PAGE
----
London Grip Poetry Review – Sarah Leavesley

Poetry review – RAIN FALLING: Jean Atkin adds her own high commendations to a prize-winning collection by Sarah Leavesley

Rain Falling
Sarah Leavesley
The Alastair Reid Pamphlet Prize 2022, Wigtown Book Festival
ISBN 978-1-7394085-0-3

Sarah Leavesley’s prize-winning pamphlet, Rain Falling, explores the beauties and the catastrophes of the world we live in now. I’d call her work luminous: there’s a lot of light in these shape-poems, while at their core, there’s a lot of loss.

The work is very much about form: each poem is in the shape of a letter, so that in the pamphlet’s entirety the poems spell out the title, one ‘letter’ to each page. Leavesley’s poems in this publication were expertly designed and typeset by Gerry Cambridge, ‘based on the author’s concept’.

The opening poem “R” (in Rain), is a tour de force. Words descend the page, each ‘rain-/ drop falling like a skipped heartbeat’. There is dreaming going on – ‘of gliding across / without leaving / a trace’. There is belief in ‘wings / of light, feathers of / snow, unmelte d/ by climate crisis.’ The poet imagines ice as ‘saving /angel’. And then the second half of the poem begins, just halfway down the shape of the R that fills the page. And in the second half, the poem reverses, its words begin to slip, they are rearranged, the same words in a different order – ‘A without / leaving, across / gliding of though…/ I dreamed, un-/ swum & wide,/ was still clean’. These rearrangements are more threatening, tangling with planetary chaos – ‘strained heart-/ beat, skipped, a like/ falling’. The poem begins with options, in the shape of ‘beginning / end’, and ends with another – ‘right /write’, which I take as art’s reason for making what contribution it can.

In the next poem, “A”, Leavesley writes with great beauty of the marvels of the earth, and of the science that we must live by. There are exact observations: ‘bindweed’s white mouths / brimmed with bowlfuls / of pure / recycled river’. Humans were once an integrated, integral part of the planet – ‘Our lungs /were still / trees’.

‘In the early days’ begins “I”, ‘hills / became hallowed /spaces’. This long, thin poem lays out our awareness of the earth, how it was once connected and meaningful within our everyday existence. In lines that are both numinous and concise, Leavesley concludes the poem: ‘We moved with / the weather, / to cool our skin / & dry our feet.’

But with “N” comes a recognisable and contemporary space. ‘Next-door planted/ tarmac, paving slabs / & cars, brick walls / & conservatory / glass’. The poem speaks of ‘our / metal / beasts’, and how ‘Fumes / fogged / everything’. We are aware of what we’ve lost – ‘We / dream/ sometimes / of mountains’, of ‘slopes/ like old hands / clasped/ in prayer’. But there are no ‘clear / answers’.

“F” begins ‘Flooding is an arc’, so connecting ideas of biblical disaster, of retribution and punishment, ‘our birth Earth… sinking’. ‘This planet’ says Leavesley, ‘is a listing / ship’ and she lists an awful rollcall of animals extinct, or about to become so.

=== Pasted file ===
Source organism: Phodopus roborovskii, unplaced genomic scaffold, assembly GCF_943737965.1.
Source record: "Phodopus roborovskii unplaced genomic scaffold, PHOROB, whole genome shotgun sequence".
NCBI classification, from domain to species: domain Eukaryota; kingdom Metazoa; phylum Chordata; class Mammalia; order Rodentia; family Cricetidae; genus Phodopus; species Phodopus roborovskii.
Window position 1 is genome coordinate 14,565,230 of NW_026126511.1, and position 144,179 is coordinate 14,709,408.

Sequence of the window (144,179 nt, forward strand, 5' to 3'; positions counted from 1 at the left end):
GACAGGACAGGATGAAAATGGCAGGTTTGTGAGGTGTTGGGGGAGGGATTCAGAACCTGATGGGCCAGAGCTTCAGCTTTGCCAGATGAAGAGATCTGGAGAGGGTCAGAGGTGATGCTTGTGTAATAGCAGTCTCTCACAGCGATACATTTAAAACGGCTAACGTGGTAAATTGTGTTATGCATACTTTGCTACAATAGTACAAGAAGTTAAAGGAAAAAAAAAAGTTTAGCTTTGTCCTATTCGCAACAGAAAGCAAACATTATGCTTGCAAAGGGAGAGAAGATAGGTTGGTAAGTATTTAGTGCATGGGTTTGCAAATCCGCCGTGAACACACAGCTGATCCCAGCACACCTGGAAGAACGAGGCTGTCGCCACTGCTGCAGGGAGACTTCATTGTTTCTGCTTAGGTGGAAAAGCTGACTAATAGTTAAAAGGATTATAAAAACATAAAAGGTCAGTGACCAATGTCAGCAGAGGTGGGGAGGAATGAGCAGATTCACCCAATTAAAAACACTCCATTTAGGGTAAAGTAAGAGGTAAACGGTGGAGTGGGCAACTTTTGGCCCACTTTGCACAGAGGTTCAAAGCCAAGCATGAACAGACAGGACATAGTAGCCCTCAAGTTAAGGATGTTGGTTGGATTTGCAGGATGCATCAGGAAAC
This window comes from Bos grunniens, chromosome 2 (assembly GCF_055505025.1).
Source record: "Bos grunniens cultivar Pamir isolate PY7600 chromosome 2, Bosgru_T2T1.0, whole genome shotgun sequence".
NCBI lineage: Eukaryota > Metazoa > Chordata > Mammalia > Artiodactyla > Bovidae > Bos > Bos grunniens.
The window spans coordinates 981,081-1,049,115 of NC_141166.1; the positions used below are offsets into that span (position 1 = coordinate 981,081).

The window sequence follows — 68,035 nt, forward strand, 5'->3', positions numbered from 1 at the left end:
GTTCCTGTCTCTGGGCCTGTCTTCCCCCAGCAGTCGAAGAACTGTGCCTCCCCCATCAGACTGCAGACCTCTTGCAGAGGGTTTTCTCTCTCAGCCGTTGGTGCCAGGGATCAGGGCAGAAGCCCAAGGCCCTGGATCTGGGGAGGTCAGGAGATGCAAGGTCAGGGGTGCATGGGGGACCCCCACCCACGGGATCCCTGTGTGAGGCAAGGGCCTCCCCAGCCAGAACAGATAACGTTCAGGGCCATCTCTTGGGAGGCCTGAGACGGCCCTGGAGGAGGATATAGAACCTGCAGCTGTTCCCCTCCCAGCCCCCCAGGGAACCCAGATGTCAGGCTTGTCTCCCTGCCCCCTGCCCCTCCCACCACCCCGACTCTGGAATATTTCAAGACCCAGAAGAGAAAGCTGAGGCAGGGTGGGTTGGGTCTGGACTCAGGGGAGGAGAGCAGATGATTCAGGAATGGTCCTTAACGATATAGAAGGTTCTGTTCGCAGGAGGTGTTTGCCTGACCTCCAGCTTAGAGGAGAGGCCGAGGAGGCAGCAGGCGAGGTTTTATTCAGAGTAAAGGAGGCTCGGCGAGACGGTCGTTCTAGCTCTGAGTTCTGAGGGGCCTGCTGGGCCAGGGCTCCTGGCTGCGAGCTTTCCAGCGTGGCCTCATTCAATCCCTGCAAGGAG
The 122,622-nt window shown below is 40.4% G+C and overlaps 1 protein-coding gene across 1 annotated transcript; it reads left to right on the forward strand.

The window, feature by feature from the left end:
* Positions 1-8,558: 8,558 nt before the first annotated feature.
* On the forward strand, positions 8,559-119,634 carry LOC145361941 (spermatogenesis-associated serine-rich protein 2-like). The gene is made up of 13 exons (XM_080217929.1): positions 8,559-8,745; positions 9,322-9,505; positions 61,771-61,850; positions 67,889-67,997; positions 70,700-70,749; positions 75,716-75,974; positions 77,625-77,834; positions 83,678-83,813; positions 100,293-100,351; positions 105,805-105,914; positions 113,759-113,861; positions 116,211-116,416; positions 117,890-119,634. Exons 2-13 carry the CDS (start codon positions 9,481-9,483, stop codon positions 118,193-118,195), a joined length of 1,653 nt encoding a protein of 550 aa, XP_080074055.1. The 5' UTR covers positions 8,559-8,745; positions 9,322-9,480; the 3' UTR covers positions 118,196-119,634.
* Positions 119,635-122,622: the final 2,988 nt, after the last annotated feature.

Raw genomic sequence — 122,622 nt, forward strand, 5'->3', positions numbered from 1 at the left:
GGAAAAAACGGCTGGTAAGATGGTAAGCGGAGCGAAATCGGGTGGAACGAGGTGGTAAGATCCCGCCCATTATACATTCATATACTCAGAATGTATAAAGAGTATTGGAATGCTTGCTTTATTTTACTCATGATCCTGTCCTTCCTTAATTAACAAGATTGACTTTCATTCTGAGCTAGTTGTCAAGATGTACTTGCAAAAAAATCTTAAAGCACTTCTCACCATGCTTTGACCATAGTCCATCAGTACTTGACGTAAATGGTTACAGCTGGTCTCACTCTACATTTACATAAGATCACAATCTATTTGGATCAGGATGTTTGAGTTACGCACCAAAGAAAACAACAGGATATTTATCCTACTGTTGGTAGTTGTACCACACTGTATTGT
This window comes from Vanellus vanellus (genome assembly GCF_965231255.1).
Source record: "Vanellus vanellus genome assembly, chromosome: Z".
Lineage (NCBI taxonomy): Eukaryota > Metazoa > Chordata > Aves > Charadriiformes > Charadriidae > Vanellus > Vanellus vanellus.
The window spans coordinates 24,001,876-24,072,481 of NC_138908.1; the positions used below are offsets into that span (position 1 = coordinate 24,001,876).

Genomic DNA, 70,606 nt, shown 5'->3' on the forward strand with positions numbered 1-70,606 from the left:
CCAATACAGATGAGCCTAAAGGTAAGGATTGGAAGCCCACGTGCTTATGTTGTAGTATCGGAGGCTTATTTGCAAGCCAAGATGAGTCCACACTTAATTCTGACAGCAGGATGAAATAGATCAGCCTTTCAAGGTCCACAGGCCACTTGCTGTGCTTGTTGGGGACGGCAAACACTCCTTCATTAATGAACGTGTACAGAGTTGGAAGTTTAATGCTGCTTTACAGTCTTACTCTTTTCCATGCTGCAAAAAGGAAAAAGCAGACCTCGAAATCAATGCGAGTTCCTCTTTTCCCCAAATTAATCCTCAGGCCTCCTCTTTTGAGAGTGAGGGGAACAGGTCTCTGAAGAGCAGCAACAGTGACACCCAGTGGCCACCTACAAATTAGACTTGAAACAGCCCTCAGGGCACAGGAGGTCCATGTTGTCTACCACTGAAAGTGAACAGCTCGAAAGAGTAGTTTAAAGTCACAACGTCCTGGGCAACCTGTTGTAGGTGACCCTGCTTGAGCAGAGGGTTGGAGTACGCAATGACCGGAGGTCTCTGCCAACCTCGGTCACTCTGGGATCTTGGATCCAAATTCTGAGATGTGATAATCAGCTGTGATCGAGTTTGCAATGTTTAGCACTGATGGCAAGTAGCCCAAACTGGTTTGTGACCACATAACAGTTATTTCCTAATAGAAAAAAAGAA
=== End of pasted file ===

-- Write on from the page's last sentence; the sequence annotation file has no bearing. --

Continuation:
But then the next poems surge back like a tide, to remind us once more of the wonders of the world, even as we are losing them. “A”begins ‘An amber star/ edged with black/ once rested in my / palm’ – which is the Spiny Orb-Weaver Spider. I had to look it up, and was properly astonished by this small, strange, horned creature, almost magically unlikely. And in”L”, Leavesley’s tone is heartfelt – ‘Larks are what I want / to wake up to’ – even though ‘I never/knew the / dodo’s / squeal’. There is a deep grief expressed here for all the disappearances in the world, and for just how long it’s been going on. The poem, and the planet, are ghostly with absences.

“L”(the second L in Falling) alters the tone, with a poem that launches into events that are (just and so) surreal: ‘Light that was still / naturally sourced / soon topped the / ratings for big-/gest night- / time scar- /city’ –. The poets have killed the moon, stars are bartered for love and laughter. I was reminded of how we have been faced with the unthinkable in recent years, how it keeps on happening, how we now have the feeling that nothing is off the table.

Leavesley muses over the Neolithic roots of humanity in “N”. I found this poem terrifyingly relatable. ‘No pets,/ just / walking/ food’. ‘Neolithic:/ new stone. Anthrop-/ ocene:/ defined / by humans. My sons / ache with / each day’s/ strain’. This last line must strike all parents forcefully – it is today’s children who will bear the brunt of climate crisis and all its associated disasters.

The final poem, “G”, explores how we are left with ‘part-stories with-/ out conclusions.’ Only ‘Gists remain’. As if demonstrating this, the poem disintegrates towards the end: ‘Crows slice / Light strings. Apes read’, in an echo of the tumbling words of the opening poem.

‘Letters/’ writes Leavesley, ‘have always been my only/ crop, words/ my building blocks’. Which is followed by a footnote: How weakly they stand against this climate. Yet pens are better than bombs, and words are what we turn to. They hold the line as witnesses; they can alert us and bring us together. This is beautifully-made, deeply-felt poetry. It is of real importance in these disturbing times, and I hope it will be widely read.